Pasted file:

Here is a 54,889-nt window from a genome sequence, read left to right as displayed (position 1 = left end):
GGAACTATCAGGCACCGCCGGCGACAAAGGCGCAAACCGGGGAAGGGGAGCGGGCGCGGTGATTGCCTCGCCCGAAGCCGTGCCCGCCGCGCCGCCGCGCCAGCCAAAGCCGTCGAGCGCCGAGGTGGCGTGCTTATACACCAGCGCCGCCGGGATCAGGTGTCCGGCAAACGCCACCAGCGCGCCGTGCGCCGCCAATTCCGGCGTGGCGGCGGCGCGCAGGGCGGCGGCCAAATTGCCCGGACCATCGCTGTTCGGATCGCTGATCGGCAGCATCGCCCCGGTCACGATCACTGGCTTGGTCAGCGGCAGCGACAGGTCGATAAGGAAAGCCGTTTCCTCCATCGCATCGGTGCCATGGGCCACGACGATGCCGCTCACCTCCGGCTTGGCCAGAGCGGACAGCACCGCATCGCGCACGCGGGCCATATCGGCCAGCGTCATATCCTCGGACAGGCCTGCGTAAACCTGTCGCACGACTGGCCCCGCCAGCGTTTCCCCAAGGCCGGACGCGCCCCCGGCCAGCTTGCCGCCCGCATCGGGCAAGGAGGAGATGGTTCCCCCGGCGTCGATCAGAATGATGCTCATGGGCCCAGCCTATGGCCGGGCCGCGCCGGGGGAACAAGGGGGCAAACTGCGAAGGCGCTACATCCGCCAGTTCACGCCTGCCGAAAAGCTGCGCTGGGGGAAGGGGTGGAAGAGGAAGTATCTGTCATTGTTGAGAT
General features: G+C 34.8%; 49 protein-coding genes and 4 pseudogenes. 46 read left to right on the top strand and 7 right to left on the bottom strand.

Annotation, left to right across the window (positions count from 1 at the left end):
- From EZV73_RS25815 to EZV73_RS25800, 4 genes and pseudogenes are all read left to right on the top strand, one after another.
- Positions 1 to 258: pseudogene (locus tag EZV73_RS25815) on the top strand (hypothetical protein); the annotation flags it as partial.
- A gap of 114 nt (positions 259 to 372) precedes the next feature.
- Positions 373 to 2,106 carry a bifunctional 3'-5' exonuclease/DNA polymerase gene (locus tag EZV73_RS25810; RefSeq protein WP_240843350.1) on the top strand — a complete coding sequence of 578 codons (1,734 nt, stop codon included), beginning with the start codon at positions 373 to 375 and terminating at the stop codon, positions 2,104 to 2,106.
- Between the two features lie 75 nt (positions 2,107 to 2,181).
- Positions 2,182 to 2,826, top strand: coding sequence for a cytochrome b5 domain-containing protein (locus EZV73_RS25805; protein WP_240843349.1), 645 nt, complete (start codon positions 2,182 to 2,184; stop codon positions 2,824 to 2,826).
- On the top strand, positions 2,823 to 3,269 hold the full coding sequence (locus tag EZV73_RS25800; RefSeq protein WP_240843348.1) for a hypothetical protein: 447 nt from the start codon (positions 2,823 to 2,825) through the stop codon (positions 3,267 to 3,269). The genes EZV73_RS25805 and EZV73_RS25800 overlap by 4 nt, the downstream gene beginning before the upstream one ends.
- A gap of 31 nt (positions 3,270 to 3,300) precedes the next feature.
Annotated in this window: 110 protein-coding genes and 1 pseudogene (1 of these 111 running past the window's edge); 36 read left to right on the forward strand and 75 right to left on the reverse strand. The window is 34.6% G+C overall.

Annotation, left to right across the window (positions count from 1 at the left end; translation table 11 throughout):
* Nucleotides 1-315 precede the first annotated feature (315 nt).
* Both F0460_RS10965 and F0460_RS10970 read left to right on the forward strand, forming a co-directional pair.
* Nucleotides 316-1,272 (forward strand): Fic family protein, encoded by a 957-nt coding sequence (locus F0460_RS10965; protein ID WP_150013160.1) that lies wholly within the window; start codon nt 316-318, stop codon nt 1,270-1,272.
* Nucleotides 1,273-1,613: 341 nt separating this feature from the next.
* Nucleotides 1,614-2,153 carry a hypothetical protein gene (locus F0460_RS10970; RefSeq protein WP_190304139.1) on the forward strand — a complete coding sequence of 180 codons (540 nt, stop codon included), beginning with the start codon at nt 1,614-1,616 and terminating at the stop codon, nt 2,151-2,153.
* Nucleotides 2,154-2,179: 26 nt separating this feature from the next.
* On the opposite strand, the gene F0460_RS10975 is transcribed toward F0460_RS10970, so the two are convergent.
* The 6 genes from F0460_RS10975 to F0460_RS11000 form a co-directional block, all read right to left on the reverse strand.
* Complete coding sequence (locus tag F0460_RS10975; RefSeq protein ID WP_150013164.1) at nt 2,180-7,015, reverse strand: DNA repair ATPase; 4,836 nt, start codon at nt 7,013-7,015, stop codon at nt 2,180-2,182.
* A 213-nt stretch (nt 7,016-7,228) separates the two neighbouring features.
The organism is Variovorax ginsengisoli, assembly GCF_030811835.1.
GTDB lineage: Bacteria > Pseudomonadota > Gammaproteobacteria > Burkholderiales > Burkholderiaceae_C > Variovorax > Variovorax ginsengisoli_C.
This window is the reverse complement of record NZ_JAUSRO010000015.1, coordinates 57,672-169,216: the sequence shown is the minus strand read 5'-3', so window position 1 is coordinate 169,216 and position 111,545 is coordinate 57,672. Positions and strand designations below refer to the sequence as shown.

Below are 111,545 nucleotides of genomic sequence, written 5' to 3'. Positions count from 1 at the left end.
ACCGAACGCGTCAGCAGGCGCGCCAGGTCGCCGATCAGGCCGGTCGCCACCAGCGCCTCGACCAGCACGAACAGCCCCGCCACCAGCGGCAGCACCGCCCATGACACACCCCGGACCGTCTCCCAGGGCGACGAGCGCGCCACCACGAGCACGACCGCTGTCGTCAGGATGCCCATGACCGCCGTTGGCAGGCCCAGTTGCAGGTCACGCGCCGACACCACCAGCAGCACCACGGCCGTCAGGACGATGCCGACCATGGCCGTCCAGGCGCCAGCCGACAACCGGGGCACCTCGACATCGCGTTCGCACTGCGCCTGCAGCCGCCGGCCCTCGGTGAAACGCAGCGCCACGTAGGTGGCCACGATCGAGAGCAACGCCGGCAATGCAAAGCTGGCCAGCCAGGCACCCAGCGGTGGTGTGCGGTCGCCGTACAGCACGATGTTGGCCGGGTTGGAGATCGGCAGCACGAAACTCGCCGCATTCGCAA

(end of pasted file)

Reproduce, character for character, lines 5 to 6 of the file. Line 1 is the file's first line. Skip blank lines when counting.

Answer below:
- From EZV73_RS25815 to EZV73_RS25800, 4 genes and pseudogenes are all read left to right on the top strand, one after another.
- Positions 1 to 258: pseudogene (locus tag EZV73_RS25815) on the top strand (hypothetical protein); the annotation flags it as partial.